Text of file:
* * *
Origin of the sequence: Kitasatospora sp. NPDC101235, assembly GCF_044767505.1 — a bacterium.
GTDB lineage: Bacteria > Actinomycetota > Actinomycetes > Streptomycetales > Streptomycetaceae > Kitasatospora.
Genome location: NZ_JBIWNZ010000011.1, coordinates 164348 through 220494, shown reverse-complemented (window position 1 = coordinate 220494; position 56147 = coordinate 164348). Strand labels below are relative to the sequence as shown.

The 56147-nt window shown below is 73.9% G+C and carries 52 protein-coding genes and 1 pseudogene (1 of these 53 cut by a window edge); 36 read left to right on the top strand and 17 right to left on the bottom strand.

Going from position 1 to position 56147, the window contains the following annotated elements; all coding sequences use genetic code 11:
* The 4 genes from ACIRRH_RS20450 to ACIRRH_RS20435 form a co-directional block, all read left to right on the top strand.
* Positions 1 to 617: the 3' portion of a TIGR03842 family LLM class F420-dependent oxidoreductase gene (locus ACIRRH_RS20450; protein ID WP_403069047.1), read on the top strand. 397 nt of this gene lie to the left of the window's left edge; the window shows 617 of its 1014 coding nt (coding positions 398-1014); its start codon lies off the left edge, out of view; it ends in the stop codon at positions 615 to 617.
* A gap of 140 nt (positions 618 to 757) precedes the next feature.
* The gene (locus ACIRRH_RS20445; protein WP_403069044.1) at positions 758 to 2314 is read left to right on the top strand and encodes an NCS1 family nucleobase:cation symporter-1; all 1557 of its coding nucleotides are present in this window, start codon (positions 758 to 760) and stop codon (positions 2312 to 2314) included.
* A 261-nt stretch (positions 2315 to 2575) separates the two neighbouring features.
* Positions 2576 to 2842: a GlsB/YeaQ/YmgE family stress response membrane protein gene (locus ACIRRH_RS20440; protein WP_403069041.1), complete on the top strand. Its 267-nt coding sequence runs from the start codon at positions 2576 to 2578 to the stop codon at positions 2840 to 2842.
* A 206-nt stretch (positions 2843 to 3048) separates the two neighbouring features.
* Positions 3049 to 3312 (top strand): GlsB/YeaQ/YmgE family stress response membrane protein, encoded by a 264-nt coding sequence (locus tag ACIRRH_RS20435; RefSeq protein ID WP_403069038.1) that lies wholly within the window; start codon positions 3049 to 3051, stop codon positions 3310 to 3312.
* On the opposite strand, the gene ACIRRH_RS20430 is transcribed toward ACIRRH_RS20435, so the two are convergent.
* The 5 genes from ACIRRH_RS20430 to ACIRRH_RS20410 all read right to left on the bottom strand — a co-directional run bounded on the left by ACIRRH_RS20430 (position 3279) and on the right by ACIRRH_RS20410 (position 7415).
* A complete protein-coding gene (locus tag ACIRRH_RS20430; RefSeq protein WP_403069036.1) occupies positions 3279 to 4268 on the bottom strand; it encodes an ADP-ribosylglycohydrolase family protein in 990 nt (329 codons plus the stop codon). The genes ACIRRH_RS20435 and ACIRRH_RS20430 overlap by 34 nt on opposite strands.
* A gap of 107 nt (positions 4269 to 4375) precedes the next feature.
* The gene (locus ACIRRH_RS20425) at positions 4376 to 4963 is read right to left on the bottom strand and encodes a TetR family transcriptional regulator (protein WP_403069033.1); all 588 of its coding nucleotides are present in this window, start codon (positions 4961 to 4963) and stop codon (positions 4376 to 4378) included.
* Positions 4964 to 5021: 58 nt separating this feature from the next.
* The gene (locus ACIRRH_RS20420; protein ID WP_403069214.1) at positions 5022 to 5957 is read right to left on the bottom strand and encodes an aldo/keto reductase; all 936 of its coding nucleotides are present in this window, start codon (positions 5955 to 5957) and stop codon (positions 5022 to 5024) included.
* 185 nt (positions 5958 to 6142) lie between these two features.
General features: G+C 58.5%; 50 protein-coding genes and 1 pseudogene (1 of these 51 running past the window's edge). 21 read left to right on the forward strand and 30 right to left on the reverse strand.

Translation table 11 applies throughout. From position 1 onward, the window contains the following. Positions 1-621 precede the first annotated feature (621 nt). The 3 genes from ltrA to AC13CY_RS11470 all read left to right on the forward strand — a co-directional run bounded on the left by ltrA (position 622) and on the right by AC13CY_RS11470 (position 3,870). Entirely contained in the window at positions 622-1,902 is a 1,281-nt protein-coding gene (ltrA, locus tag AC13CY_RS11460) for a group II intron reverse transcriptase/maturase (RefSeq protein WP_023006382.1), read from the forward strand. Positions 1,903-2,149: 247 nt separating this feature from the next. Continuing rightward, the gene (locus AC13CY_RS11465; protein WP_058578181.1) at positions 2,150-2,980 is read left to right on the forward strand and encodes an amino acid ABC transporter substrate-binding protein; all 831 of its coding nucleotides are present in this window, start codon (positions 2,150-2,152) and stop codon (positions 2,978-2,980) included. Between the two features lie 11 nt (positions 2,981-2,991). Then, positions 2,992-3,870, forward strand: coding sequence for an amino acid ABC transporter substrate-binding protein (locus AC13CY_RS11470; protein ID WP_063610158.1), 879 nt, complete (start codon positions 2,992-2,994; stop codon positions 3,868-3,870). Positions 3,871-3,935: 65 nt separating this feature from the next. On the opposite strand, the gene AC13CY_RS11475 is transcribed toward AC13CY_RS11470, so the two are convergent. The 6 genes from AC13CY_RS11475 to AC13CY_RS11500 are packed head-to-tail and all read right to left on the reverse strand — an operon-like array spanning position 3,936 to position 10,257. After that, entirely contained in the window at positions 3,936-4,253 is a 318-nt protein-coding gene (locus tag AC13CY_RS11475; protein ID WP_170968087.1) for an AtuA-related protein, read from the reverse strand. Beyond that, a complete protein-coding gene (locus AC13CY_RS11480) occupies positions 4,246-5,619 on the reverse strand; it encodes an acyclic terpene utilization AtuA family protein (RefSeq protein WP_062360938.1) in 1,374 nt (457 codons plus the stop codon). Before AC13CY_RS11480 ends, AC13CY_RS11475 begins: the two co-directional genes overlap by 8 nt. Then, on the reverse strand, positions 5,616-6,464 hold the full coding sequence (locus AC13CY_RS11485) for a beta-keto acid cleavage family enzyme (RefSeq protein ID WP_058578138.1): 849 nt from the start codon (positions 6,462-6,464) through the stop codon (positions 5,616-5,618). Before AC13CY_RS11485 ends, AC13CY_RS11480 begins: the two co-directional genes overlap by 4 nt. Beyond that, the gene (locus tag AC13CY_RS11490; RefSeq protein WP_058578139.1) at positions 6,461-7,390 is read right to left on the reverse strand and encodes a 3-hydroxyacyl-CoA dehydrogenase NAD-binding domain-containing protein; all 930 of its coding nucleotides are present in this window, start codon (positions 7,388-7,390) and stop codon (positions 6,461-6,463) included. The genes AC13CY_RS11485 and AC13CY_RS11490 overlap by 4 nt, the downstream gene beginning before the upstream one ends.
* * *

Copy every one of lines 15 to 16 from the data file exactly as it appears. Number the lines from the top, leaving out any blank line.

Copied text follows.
* The 5 genes from ACIRRH_RS20430 to ACIRRH_RS20410 all read right to left on the bottom strand — a co-directional run bounded on the left by ACIRRH_RS20430 (position 3279) and on the right by ACIRRH_RS20410 (position 7415).
* A complete protein-coding gene (locus tag ACIRRH_RS20430; RefSeq protein WP_403069036.1) occupies positions 3279 to 4268 on the bottom strand; it encodes an ADP-ribosylglycohydrolase family protein in 990 nt (329 codons plus the stop codon). The genes ACIRRH_RS20435 and ACIRRH_RS20430 overlap by 34 nt on opposite strands.